Building a Celtic Roundhouse
The walls of roundhouses were either dry stone filled in with clay and straw, or a ring of support poles weaved with wattling and plastered in daub, or a mixture of both stone and wattling as being built here (left). Wattle and daub is one of the oldest building techniques dating back to the Bronze Age and beyond. Wattling is a way to build walls by weaving long flexible sticks in and out of upright posts. Hazel, which is pliable and grows naturally long, is a good species to use for wattle. It is also the preferred wood used by straw bale builders to pin bales together. Daubing is the method used to weather proof the wattle with a mixture of clay, earth (sand), straw and manure. The upright poles are usually around 4-6 inches thick, straight with their ends charred in a fire (see bottom left) and buried about 8-12 inches deep.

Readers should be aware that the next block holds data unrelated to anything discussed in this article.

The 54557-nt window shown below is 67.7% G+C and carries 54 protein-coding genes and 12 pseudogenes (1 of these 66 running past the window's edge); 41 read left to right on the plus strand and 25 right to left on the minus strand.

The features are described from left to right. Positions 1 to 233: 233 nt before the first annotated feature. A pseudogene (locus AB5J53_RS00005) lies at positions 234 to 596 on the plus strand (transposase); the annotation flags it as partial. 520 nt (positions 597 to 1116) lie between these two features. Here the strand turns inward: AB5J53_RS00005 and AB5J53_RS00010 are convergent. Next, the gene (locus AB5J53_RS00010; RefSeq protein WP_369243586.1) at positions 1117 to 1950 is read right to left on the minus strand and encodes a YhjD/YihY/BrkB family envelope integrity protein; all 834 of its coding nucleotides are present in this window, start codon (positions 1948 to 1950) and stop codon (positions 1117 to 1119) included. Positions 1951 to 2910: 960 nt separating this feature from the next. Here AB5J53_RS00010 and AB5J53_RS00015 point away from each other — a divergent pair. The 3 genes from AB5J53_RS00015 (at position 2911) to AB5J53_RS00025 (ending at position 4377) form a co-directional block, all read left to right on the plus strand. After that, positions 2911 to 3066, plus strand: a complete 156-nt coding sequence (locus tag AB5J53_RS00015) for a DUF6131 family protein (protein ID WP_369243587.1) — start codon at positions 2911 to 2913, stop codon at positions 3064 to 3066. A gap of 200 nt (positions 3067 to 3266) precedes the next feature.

Related: Old techniques